Use of Pelvic Flexure Biopsy Scores to Predict Short-Term Survival after Large Colon Volvulus

Authors

  • Ohad Levi DVM,

  • Verena K. Affolter DVM, PhD, Diplomate ECVP,

  • Jaromir Benak DVM, Diplomate ACVP,

  • Philip H. Kass DVM, PhD, Diplomate ACVPM,

  • Sarah S. Le Jeune DVM, Diplomate ACVS & ECVS & CVA

    Corresponding author
    • Department of Surgical & Radiological Sciences, School of Veterinary Medicine, William R. Pritchard Veterinary Medical Teaching Hospital, University of California-Davis, Davis, CA
    Search for more papers by this author

  • Presented in part at the 10th Equine Colic Research Symposium in Indianapolis, IN, July 2011.

Corresponding Author

Sarah Le Jeune, DVM, Department of Surgical and Radiological Sciences, School of Veterinary Medicine, University of California, One Shields Avenue, Davis, CA 95616

E-mail: sslejeune@ucdavis.edu

Abstract

Objective

To (1) determine if histologic scores of pelvic flexure biopsies can predict short-term survival in horses with large colon volvulus (LCV) and (2) identify clinical variables predictive of short-term survival.

Study Design

Case series.

Animals

Horses (n = 28) with LCV (≥360°).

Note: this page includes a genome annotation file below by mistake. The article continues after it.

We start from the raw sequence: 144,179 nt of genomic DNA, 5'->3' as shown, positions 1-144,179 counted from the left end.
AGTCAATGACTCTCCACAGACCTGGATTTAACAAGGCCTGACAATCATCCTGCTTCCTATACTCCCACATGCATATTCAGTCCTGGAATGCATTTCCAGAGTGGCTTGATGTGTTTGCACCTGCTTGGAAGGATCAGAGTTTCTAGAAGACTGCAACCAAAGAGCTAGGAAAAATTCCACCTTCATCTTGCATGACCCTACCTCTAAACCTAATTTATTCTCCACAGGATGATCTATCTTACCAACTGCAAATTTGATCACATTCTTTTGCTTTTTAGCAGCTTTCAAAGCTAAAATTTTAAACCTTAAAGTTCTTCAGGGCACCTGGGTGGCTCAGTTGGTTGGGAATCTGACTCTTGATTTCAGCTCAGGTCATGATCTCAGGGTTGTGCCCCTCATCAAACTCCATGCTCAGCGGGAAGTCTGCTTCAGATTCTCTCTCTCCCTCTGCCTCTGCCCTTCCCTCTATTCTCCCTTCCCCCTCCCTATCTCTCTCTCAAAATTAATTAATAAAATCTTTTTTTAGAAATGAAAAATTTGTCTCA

Methods

Medical records (January 2000–February 2008) of 28 horses were reviewed and clinical data recorded. Pelvic flexure biopsies were reviewed by 2 board-certified veterinary pathologists, unaware of clinical history and outcome, using 2 scoring systems. Exact logistic regression analysis was used to determine the relationship between histopathology scores (tissue viability), clinical data, and short-term survival (hospital discharge).

Results

Twenty-four horses (86%) survived to hospital discharge. Using a similar cutoff, neither scoring system was capable of predicting short-term survival. One scoring system failed to correctly predict clinical outcome in 5/25 horses (20%) and the other failed in 6/28 horses (22.4%). Heart rate (at admission and 24 hours after surgery) and packed cell volume 24 hours after surgery were significantly associated with short-term survival.

Conclusion

Histopathologic evaluation of pelvic flexure biopsies did not accurately predict short-term survival in a significant proportion of horses with LCV in this study.

Ancillary